SDG 9 : Innovation for development
- Besides building basic infrastructure, Nepal should invest in nurturing the talents of its people
Jun 27, 2017-Basic infrastructure like roads, information and communication technologies, power plants, etc remains scarce in many developing countries. About 2.6 billion people in the developing world are facing difficulties in accessing round-the-clock electricity. As many as 2.5 billion people worldwide lack access to basic sanitation and almost 800 million people lack access to water. Hundreds of millions of these people live in Sub Saharan Africa and South Asia. Around 1 to 1.5 billion people do not have access to reliable phone services.
The SDG related to industry, innovation and infrastructure is connected to several other SDGs. Quality infrastructure is positively related to the achievement of social, economic and political goals. Inadequate infrastructure leads to a lack of access to markets, jobs, information and training, thus creating a major barrier for doing business. Undeveloped infrastructure limits access to health care and education. For many African countries, particularly lower-income ones, infrastructural constraints affect firm productivity by around 40 percent.
The manufacturing sector is an important employer, accounting for around 470 million jobs worldwide in 2009, which is about 16 percent of the world’s workforce of 2.9 billion. In 2013, it was estimated that there were more than half a billion jobs in manufacturing. The job multiplication effect of industrialisation has a positive impact on society. Every job in manufacturing creates 2.2 jobs in other sectors. Small and medium-sized enterprises that engage in industrial processing and manufacturing are the most critical for the early stages of industrialisation and are typically the largest job creators. They make up over 90 percent of business worldwide and account for between 50 and 60 percent of employment.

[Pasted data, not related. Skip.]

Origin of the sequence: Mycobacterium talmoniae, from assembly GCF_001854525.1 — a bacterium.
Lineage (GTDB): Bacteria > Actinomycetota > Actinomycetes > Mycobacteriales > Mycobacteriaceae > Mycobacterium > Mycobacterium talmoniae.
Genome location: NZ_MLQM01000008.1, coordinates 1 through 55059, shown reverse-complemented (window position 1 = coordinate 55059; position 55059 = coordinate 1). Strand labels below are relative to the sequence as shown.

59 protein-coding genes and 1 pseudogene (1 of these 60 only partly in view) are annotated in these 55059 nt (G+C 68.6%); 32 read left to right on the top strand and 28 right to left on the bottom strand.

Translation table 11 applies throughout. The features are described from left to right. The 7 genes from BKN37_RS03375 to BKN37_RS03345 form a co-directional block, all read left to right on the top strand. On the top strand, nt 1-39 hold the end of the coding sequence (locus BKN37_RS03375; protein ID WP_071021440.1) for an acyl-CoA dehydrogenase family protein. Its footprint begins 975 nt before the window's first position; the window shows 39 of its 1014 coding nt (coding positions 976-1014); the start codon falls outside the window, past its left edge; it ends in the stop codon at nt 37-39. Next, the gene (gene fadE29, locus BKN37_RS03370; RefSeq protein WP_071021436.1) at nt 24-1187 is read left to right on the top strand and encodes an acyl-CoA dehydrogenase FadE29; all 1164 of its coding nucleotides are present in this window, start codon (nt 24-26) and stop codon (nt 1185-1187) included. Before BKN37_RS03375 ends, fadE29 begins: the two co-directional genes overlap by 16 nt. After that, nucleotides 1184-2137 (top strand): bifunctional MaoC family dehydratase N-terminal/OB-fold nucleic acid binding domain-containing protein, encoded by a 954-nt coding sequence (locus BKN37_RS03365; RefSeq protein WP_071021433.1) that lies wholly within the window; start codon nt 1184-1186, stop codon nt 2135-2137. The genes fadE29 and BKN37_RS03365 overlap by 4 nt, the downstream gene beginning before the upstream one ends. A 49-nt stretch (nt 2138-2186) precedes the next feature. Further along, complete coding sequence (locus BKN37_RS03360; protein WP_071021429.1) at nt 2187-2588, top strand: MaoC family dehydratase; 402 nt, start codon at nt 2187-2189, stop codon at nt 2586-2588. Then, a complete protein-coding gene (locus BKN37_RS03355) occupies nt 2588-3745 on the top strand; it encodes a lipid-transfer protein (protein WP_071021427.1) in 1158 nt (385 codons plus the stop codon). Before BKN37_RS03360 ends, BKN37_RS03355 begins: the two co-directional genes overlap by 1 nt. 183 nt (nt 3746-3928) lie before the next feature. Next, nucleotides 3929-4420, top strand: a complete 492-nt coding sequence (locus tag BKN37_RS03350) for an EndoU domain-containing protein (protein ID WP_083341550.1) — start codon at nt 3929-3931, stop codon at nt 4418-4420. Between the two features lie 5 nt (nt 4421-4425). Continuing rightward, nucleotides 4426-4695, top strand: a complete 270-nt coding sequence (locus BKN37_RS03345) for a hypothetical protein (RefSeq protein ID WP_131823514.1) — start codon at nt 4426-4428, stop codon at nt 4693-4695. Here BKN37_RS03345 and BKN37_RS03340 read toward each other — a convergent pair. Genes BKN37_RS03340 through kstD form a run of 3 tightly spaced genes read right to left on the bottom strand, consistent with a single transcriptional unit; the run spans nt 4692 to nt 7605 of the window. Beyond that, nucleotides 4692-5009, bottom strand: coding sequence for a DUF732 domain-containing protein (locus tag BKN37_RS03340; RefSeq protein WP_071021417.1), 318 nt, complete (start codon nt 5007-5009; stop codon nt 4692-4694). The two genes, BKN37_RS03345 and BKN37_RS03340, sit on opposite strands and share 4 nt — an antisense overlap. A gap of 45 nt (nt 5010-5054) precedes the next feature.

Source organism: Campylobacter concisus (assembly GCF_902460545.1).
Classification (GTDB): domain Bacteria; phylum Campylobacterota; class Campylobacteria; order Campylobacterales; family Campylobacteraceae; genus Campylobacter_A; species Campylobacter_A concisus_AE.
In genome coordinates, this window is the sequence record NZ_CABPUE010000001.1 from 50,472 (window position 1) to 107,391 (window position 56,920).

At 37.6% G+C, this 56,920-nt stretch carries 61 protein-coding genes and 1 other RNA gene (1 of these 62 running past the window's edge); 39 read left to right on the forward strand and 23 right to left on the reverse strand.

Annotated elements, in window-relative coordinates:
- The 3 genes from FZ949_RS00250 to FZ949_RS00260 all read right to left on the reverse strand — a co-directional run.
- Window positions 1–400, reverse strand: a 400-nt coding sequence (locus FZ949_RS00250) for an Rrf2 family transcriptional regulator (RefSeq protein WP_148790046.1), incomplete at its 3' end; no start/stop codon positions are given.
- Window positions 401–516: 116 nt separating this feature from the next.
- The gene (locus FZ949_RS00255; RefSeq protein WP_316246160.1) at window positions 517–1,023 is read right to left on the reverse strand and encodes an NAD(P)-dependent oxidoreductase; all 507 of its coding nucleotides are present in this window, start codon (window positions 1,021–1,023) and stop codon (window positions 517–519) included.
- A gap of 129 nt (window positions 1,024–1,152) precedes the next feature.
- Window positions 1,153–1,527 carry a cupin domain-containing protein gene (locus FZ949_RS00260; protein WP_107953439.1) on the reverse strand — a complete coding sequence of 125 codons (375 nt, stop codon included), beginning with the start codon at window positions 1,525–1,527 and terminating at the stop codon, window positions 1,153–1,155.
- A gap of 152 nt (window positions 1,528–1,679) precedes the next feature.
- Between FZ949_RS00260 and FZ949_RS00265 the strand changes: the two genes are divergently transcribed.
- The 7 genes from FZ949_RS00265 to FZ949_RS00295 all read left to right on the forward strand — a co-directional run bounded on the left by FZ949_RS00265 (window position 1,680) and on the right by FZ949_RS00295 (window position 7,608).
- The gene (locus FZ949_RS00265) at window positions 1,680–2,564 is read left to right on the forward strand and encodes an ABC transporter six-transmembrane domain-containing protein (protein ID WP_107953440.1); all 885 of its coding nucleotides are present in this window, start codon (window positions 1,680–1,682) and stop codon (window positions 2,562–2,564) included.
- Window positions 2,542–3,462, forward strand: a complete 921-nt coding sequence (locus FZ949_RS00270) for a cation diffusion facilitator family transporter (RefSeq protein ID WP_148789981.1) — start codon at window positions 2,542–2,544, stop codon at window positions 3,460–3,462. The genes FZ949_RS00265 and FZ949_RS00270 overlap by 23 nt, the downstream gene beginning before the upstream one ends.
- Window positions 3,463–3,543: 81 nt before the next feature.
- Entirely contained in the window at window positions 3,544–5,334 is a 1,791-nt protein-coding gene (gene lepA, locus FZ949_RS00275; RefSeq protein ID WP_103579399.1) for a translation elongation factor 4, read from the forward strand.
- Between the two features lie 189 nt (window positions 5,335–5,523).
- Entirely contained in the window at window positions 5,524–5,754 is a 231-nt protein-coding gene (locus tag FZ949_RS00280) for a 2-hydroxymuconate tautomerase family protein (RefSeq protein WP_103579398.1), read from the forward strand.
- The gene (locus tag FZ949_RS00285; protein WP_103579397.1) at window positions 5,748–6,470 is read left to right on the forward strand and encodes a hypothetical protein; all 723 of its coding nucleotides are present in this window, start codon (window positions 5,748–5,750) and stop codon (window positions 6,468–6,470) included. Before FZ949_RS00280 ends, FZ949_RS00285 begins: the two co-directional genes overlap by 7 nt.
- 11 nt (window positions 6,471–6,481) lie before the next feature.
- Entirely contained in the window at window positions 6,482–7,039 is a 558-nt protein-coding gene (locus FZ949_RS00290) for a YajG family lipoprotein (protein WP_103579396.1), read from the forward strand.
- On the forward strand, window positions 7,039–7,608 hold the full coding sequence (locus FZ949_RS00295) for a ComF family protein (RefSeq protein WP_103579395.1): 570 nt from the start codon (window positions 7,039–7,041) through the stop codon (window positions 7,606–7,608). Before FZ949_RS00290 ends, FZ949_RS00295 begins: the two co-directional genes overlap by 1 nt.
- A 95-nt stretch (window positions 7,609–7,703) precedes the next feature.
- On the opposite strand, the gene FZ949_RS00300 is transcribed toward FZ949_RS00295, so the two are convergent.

In countries where data are available, the number of people employed in the renewable energy sector is presently around 2.3 million. Given the present gaps in information, this is no doubt a very conservative figure. Because of a rising interest in energy alternatives, by 2030, the renewable energy sector could provide 20 million jobs. Least developed countries have immense potential for industrialisation in food and beverages (agro-industry), and textiles and garments, with good prospects for sustained employment generation and higher productivity. Middle-income countries can benefit from establishing basic and fabricated metals industries, which offer a range of products to supply rapidly growing international demand. In developing countries, barely 30 percent of agricultural production undergoes industrial processing. In high-income countries, 98 percent is processed. This suggests that there are great opportunities for developing countries in agribusiness.